IoT devices are on the rise, with the number of companies using them rising to 40 percent in 2020. IoT technology has clearly become a key tool for companies, but it still faces challenges in ensuring the widespread adoption of IoT devices. There are challenges that it must overcome to ensure transparency in the supply chain, as well as in terms of security and data protection.
Blockchain is designed to speed up the roll-out of IoT and open up new opportunities for businesses and consumers. The security and transparency that blockchain provides is the solution to a lot of the problems that IoT currently faces, and therefore they are inherently complementary. IoT devices and connected networks connected to the Internet of Things (IoT), such as smart homes, smart cars and smart grids.
It can be integrated with existing technologies like Smart Grid Networks which enables all sorts a real-time data acquisition – from water meters and energy generation management systems, to GPS locations by using it over WiFi, or even through a 4G mobile broadband network in areas where internet access isn’t available at present; these features are not yet feasible on an industrial scale but will get easier once distributed digital storage becomes common across enterprises’ corporate buildings.
Fortunately, new technological developments mean that the industry is finally in a position to address these problems. Blockchain technology is maturing, as it matures and is now reaching a point where it is working with IoT to create an incredibly secure, scalable and efficient network that underpins all IoT devices and addresses many of the challenges that come with it. IoT and blockchain are intertwined when it comes to the technology that will support society in the future.
The question then becomes: how do we get there? By adopting the following:
- Eliminating a single point of failure
Smart cities use connected sensors to collect and analyse data, and this data enables us to improve the quality of life for residents, businesses, workers and other citizens in their communities. By 2030, there will be more than 1.5 billion connected devices in the US, a development that is expected to have a significant impact on the growth of smart cities.
Blockchain and IoT come into play here, and the technology is a decentralised network, which means that information about the blockchain is stored at each node on the network, not in a central location, which means that the risk of data compromises is eliminated, and a malicious attack would have to damage the encrypted data held by the majority of nodes on the network at the same time, this is almost impossible. IoT networks in a Smart City that use a secure blockchain base would be significantly more secure and resilient, meaning they are more resilient than a centralised network.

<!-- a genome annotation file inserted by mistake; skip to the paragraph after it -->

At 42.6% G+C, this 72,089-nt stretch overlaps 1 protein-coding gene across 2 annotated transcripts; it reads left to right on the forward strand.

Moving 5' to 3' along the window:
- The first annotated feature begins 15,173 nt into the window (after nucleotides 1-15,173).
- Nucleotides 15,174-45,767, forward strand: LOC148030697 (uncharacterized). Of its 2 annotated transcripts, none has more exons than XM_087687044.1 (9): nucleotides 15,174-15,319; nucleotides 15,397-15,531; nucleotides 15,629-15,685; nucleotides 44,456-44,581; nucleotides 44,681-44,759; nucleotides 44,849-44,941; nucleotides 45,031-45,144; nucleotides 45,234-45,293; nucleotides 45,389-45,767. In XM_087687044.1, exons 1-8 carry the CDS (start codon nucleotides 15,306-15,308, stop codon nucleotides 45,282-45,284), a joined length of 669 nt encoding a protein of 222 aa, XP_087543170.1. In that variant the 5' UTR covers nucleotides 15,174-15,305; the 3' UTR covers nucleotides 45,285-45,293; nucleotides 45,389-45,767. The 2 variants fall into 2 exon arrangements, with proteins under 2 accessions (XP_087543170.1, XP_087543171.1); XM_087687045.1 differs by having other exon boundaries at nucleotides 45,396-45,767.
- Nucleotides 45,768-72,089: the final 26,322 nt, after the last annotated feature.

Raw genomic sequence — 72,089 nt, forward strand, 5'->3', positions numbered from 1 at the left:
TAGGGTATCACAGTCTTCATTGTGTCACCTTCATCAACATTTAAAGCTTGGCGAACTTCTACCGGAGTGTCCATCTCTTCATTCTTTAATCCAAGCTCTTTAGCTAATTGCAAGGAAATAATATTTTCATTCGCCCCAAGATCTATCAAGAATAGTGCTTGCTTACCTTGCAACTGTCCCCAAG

- Streamlining a mobile payment system
The number of people using car-sharing services facilitated by IoT technologies is growing and is expected to reach 18 million by 2025. IoT technology, but there are still a lot of systems that support them and their vulnerabilities. A study of 13 car-sharing apps found that each had a security problem.
In addition to increased security, blockchain technology is also being used by the mobility industry to offer customers additional benefits and a better experience. Blockchain technology has been used to ensure that IoT-enabled vehicles are provided with a more reliable and secure network base.
- Providing parts manufacturing integrity
IoT has become a staple of manufacturing in recent years and is a key component for the future of transport infrastructure.
Many manufacturers use IoT sensors to monitor the condition of machines and the manufacturing process and to identify and resolve problems before they occur. However, this means that manufacturers must take a more proactive approach to monitoring and managing their data. They have turned to blockchain to ensure that diagnostic data is reliable through invariable digital ledgers, and share tamper-proof records with maintenance partners to avoid unplanned downtime and associated costs. Blockchain is one of the challenges facing the IoT industry due to its consensus-driven approach and ease of use.
- Offering an immutable supply chain platform
As supply chains become even larger and more complex, companies need to learn to work with more agile parts to maintain a consistent and acceptable level of efficiency. However, the combination of IoT sensors and blockchain technology enables a more secure exchange of information across the entire ecosystem, providing accurate information to all relevant parties in the supply chain through a fixed, immutable (hack-proof) ledger. In some industries, companies use IoT sensors to track goods to ensure they meet certain requirements, such as being in a particular location at the required time. This leads to greater efficiency and fewer delays, which is particularly important when the supply chain includes large volumes of goods where visibility is crucial. This will improve the company’s ability to identify problems in transit and take preventive measures.
As the use of IoT devices will only increase in the coming years, IoT will become an integral part of our daily lives. As it becomes more widespread, it could be integrated into everything from production to car sharing, too shopping, making the experience more seamless. In this context, it is important that the IoT industry ensures that technological gaps are addressed and that there are no gaps between the technology and the real use cases of its products and services.
The decentralised nature of technology means that the safe Internet of Things will become increasingly important as smart cities grow and become more widespread in our everyday lives. Blockchain for IoT is the missing piece of the puzzle, but it is not the only solution to this problem.